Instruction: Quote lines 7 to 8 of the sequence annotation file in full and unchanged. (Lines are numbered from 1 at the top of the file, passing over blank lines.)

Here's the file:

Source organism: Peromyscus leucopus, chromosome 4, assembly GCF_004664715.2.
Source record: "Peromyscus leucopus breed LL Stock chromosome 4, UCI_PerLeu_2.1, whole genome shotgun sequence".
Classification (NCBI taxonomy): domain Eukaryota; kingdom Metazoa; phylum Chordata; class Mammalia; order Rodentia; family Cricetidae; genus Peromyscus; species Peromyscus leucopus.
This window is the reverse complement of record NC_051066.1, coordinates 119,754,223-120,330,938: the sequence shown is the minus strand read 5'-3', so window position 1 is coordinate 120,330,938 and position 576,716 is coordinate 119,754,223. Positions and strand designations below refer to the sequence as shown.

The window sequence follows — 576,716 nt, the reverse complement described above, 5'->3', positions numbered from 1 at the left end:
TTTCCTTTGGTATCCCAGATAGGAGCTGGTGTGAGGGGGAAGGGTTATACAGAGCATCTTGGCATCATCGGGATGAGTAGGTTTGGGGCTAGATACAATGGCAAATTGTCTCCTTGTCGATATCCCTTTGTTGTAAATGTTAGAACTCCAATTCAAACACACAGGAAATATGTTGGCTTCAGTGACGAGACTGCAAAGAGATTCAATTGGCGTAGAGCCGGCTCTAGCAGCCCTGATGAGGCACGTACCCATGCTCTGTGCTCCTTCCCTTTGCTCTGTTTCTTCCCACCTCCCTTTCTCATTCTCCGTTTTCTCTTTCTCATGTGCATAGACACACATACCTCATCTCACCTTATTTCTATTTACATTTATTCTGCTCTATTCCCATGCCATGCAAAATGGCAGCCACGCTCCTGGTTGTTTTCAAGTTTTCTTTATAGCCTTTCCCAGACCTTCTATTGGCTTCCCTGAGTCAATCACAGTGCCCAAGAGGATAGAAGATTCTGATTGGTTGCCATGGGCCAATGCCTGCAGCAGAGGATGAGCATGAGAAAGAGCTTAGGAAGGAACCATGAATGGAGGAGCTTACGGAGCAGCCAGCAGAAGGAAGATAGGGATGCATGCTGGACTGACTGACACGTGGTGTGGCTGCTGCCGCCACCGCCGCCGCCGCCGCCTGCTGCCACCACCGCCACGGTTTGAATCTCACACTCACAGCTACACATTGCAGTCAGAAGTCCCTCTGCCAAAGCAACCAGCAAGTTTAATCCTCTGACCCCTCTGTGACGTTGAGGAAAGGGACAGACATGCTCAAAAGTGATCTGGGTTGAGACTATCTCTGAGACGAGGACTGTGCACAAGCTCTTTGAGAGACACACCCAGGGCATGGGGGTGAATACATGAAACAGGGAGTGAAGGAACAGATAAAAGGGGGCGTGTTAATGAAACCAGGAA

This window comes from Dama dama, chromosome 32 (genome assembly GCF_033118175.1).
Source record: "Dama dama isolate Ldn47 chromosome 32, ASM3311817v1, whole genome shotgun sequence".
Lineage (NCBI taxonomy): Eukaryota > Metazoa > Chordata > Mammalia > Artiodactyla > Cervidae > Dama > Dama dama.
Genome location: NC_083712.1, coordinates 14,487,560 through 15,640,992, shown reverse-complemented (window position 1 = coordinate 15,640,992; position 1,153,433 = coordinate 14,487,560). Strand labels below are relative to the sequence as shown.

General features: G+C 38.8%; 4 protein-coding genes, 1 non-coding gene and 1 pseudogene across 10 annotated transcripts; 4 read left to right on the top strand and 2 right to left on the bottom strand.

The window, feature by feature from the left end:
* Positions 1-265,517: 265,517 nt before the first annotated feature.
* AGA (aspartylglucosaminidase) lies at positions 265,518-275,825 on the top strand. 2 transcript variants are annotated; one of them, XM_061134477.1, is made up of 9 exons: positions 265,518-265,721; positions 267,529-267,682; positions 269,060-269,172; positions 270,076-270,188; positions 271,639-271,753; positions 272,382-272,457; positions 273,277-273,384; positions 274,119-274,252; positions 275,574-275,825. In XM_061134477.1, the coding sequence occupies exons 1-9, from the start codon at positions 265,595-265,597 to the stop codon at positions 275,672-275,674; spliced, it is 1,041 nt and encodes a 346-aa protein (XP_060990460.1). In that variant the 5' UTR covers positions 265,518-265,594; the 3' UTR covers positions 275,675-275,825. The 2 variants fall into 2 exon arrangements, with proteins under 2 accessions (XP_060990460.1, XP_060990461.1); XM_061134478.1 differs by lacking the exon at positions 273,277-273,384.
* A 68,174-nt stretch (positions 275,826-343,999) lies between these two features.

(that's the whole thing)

This window comes from Dama dama, chromosome 32 (genome assembly GCF_033118175.1).
Source record: "Dama dama isolate Ldn47 chromosome 32, ASM3311817v1, whole genome shotgun sequence".